With that introduction, the following are the most interesting points I found about how Judaism describes God (recorded in quotation marks simply to highlight and separate, not used in the classic way to show exact words of others, since the summaries are my own) - with my own commentary on each point:
1) Strict Monotheism
God is above all and incomprehensible. The idea that there are no other Gods before him would be explained best as saying that no other Gods existed before him, but it also means that no other Gods ought to be worshiped first (before God). In other words, there are no other Gods. He alone is God. He is "the Existent One". He is "I AM". Period.
(Obviously, there is a conflict here between the Jewish conception of God and the Mormon idea of eternal progression and "godhood" being a condition that can be attained / bestowed to multiple people and held by multiple Beings - as well as the idea of a Heavenly Mother, a Son-God and a spirit God who all are distinct entities. However, there is divergent thought within Mormonism about the idea that "as man is, God once was" - so it is not totally inconsistent with some Mormons' beliefs to agree that there is no other God before "our God" - in either sense of the phrase outlined above. There also is the idea that FOR US, in practical terms, there is no other God before God, the Eternal Father - and, in that sense, he is "our only God" and ever "before / above" us - he is "the Existent One" in every way that matters, as even God, the Son, worships him.
Applying that to me personally, I take the message that I need to be humble and worshipful in my view of God, no matter what potential I might believe is ahead of me (us). I can't let the "potential to become like God" that is inherent in Mormon theology blind me to the foundation of "grace that so fully he proffers me". I can't begin to think I deserve to achieve the object of my faith. I need to remember always and forever that "Our Heavenly Father" allows us to "be one, even as we are one" - not because we deserve it, but simply because it was his creation that enables it. Therefore, what I take primarily from the Jewish perception of God is the need for humility - abject humility, even as I cling to the New Testament "Good News" preached by Jesus of Nazareth.)
2) "The Godhead"
In Kabbalah (a form of Jewish mysticism), "the Godhead" refers to the concept of "Ein Sof" - which is what lies beyond the consideration of the mortal mind. In simple terms, it is the unknowable.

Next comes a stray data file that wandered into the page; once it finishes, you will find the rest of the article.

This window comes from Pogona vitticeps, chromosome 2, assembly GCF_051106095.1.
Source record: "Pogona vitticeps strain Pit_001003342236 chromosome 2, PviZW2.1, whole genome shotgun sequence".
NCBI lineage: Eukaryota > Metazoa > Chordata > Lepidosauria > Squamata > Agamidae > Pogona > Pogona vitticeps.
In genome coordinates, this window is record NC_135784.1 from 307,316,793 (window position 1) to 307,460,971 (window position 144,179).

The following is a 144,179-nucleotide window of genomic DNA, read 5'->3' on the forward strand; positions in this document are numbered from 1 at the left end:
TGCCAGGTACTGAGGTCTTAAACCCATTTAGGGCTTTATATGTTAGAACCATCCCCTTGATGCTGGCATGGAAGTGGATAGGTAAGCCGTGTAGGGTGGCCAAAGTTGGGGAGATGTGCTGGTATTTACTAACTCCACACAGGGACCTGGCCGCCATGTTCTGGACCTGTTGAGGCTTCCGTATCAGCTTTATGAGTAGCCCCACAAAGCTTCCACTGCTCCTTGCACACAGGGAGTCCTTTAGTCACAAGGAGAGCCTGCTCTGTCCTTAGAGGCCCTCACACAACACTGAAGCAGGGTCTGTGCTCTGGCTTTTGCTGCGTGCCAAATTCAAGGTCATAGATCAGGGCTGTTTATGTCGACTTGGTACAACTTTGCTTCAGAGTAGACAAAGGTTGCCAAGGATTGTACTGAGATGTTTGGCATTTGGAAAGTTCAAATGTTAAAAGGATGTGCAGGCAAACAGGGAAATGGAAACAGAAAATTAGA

(I find it fascinating that this can be compared in Mormon theology to the "veil of forgetfulness" that separates mortals from their pre-mortal existence. If we stop and think about it in those terms, there is very, very little we teach about the time before our mortal birth. We believe we existed as individuals, created from "intelligences" - but we have no idea whatsoever about how that creation occurred. We refer to the God(s) who created our spirits as our Heavenly Parents, but there is no indication of precisely how that parentage was formed - other than the act of accomplishing a creation. As I have said in at least two posts on this blog, we were NOT formed into individuals who shared our parents' specific physical characteristics, since one of the key elements of birth into mortality was the acquisition of a physical body that eventually would be resurrected and "glorified". Thus, there was a fundamental difference between our "first creation" by "parents" and our "second estate" into which we were "born" in the same form as our mortal parents. Therefore, I believe it is safe to say, in Mormon terms, that much of what it really means to believe in a "Godhead" still is hidden from us - still lying outside the consideration of our mortal minds.
In this way, although we do not share the monotheistic view of the term, I think it is safe to say that, at the most fundamental level, we share a belief that the "Godhead" still is mysterious and unrevealed to mankind - at least in general and perhaps even for prophets [based on the limitations articulated in the Pearl of Great Price].
What do I take from this personally? For me, this also emphasizes the need for humility in how I think of God - that I continue to hold as one of my "personal creeds" [to use Pres. GA Smith's phrasing] the principle that, "I see through a glass, darkly.")
This has been a very simplistic treatment of Judaism's view of God, but I am glad I took the time to ponder it this week. There is an element of Mormon theology that, when left to the "natural man", can lead to a degree of egotism and "unrighteous dominion". The humility that lies at the heart of Judaism (despite its own "chosen people" outlook) is something I need to remember and internalize even more than is natural for me.
As will be the case throughout this year, I welcome any input provided by those who read these posts.